In a letter Wednesday to new EPA Administrator Scott Pruitt, the chairman of the House Science Committee asked that the agency rescind its 2014 veto of the Pebble Mine. EPA proposed the preemptive Clean Water Act restrictions based on findings from its Bristol Bay Watershed Assessment, and did so with the support of many area tribes, fishermen, and environmental groups. Listen now
Officials and court records have revealed new arrests and information in Friday’s shooting and bogus kidnapping in Juneau, now tying it to drugs and an early morning highway gunfight that no one had reported to police. The case involves heroin, which has become extremely profitable in the capitol city in the last few years. Download Audio
Wrangell’s School Board, Borough Assembly and tribal government have all shown support for building a 400-bed boarding school on the former Wrangell Institute property in Southeast Alaska. For one family, the project is stirring up bad memories of the Institute, an earlier boarding school with a history of abusing students. Listen now
State DEC spokeswoman Kimberly Maher said the spill was reported just past midnight Tuesday morning, when a local resident posted photos to Facebook.
Less than half of Unalaska's sirens failed to sound during the recent tsunami warning.
The cannery has not operated since 2016.
Two planes collide north of Anchorage; one dead upon Susitna River crash; Walker vetoes Knik Arm bridge money, Vitamin D study; Rating agency improves Alaska’s credit outlook; Rural healthcare facilities struggle paying Internet bills as FCC rate review holds up subsidies; Seward receives funding relief for December storm damage; Anchorage moves forward on LIO purchase; Juneau seeks community help with $1 million endowment for Alaska College of Education; As the Arctic warms, a changing landscape on the Chukchi Sea; Romig Middle Schoolers present history project at the Smithsonian Listen now
A deadly fungus could threaten several amphibian species in the Tongass National Forest. On Mitkof Island, the U.S. Forest Service is using a mix of old and new methods to find it.
Until the fires in Russia stop, the haze will likely continue, although the duration is difficult to predict, said Patrick Doll of the National Weather Service’s Anchorage office.
This year’s theme is Innovation in the past, present and future. The issue of violence against women is at the forefront of the conference. Listen now
Whether it's with bicycles, ATVs, or hiking boots, summer is a prime time for Alaskans to go and play outside. There are hundreds of miles of trails available for use across the state, and much of that system is developed and maintained with federal funding. But now, some of that money is at risk of drying up, and outdoor enthusiasts are worried about what that could mean for recreation in the state. Download Audio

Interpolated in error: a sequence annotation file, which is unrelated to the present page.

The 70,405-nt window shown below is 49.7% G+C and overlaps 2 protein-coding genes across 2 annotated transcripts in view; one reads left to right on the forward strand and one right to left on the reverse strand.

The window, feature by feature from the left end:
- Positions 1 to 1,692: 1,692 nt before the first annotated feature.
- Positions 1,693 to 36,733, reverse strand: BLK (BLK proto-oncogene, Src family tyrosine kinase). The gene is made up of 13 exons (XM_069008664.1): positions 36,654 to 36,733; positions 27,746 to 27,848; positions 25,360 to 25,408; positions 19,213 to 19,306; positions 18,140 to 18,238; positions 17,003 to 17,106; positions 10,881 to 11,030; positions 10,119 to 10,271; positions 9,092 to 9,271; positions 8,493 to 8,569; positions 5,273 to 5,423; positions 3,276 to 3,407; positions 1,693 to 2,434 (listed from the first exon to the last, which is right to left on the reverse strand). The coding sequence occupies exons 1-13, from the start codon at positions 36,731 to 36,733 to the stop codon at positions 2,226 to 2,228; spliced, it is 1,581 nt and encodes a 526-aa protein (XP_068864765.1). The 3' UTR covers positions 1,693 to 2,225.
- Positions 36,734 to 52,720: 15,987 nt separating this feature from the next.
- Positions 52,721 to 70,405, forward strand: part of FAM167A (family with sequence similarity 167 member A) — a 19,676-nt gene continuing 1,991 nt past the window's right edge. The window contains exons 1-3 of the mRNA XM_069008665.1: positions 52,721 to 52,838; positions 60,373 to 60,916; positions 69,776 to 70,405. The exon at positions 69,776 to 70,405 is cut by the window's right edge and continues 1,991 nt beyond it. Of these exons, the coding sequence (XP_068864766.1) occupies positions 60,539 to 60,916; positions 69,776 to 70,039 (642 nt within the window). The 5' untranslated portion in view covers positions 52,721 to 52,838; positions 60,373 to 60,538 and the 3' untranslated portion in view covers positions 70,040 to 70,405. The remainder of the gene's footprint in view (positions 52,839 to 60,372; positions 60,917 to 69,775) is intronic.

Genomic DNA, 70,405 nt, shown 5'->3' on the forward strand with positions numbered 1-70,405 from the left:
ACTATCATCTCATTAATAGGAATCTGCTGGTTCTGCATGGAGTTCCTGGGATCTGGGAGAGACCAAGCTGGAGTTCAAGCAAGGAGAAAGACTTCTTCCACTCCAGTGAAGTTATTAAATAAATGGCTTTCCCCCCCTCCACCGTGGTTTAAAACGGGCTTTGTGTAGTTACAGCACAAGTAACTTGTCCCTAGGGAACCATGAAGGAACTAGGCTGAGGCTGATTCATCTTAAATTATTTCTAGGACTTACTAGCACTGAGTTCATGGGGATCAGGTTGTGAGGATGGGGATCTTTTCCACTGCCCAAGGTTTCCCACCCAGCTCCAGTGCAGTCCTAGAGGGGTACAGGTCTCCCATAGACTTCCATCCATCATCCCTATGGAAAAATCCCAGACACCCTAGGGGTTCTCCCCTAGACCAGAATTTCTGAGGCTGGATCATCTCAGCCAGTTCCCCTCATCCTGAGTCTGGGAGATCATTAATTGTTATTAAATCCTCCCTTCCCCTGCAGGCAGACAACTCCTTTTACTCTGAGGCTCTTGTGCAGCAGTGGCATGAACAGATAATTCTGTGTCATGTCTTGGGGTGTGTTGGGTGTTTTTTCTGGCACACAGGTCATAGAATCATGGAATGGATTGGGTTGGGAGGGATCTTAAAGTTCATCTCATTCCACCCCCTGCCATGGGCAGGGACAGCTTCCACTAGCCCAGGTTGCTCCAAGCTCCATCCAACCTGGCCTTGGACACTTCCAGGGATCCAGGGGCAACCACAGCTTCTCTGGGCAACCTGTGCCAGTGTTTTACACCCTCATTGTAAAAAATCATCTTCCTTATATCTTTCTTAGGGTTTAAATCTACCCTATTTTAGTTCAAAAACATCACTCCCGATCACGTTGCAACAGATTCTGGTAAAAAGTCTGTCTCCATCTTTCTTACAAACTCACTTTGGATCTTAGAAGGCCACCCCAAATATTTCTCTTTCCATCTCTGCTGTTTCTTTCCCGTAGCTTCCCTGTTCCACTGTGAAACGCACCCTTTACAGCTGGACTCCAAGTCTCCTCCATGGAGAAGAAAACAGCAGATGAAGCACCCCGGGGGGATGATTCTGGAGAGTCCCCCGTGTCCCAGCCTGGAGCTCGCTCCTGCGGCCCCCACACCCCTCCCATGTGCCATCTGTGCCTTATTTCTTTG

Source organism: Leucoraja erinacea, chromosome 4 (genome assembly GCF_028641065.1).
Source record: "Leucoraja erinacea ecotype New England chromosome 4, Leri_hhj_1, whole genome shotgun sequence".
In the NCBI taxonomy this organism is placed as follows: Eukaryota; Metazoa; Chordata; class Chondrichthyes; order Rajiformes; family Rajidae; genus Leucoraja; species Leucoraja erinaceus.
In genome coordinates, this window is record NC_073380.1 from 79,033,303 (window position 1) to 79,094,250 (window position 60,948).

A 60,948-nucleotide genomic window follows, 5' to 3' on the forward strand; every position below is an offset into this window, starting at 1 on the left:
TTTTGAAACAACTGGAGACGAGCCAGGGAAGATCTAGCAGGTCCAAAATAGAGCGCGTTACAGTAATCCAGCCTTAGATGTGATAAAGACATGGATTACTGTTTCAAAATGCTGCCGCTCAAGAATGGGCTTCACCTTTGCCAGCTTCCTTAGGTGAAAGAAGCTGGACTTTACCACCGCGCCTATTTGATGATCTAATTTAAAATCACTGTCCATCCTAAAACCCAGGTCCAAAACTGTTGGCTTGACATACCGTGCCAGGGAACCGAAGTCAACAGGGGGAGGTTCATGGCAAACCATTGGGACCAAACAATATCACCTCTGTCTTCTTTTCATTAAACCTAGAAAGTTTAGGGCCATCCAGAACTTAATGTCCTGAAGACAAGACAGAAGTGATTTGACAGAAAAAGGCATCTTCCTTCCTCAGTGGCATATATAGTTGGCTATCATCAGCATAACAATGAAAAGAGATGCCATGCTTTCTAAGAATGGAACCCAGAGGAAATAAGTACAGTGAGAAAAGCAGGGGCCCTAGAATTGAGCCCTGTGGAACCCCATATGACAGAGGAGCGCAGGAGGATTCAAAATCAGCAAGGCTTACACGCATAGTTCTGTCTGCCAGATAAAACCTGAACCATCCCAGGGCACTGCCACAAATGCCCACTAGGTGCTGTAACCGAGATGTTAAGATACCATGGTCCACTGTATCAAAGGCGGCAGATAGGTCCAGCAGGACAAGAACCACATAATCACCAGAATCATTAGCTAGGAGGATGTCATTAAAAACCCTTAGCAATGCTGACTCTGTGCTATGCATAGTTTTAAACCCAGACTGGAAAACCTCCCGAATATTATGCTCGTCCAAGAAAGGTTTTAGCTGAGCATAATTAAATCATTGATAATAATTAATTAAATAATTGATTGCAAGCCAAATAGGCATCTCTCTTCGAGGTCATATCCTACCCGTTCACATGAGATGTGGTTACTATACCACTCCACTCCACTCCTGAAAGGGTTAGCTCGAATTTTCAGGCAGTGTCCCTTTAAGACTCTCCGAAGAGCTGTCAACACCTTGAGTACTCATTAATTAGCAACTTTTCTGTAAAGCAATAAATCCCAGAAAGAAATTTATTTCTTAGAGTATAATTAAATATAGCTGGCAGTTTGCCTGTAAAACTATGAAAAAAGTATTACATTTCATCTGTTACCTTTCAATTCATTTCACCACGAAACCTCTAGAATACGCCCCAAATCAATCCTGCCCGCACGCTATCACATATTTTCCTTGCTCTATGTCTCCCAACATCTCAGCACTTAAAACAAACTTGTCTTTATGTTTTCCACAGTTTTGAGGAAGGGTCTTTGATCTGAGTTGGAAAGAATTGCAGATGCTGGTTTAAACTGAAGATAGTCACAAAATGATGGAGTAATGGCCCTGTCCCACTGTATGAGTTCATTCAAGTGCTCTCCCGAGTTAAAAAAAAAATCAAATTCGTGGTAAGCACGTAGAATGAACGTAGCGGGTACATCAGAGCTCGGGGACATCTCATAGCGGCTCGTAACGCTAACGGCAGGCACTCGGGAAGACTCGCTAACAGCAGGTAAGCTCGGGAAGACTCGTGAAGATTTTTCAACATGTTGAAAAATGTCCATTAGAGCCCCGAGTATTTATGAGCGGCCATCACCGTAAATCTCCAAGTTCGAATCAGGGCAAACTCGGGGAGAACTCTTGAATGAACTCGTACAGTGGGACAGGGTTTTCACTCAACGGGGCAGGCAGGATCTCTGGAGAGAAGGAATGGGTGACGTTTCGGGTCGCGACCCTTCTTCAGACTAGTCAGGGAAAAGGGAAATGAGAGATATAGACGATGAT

Gov. Mike Dunleavy vetoed around 12% of the ferry operating budget on Thursday. That leaves the Alaska Marine Highway System with nearly $8.5 million less to run its vessels over the next 18 months.
Congress appropriated $100 million earlier this year to help Tribes cope with housing and sanitation issues during the coronavirus pandemic.
Around 900 names were submitted for the contest and a little over 2,600 votes were cast. Nushagak and Mulchatna received 25.7% of the votes, just edging out Yellowstone and Old Faithful at 25.3%.
Dunleavy appointed Henderson six days after asking the Alaska Judicial Council for a new slate of nominees.
Harry Ross never imagined he’d be conducting trains. But in 1968 he became the first black conductor for the Alaska Railroad. March 6th will be Ross’ 50th anniversary with the company, a milestone never reached by any other trainman. Listen now
The gathering at the Alaska Native Heritage Center in Anchorage included about 25 people representing the Gwich'in, Inupiat, Yup'ik and Koyukon cultures.
Finding quality, affordable childcare for young children can be a challenge anywhere in Alaska. It’s especially difficult in rural Alaska’s hub communities – where the cost of living is high and space is often hard to find. It becomes a factor in attracting professionals to jobs at regional health and other organizations. In the next installment of our series “Being Young in Rural Alaska” from the producers of Kids These Days, Anne Hillman takes a look at how some communities are trying to meet the challenge.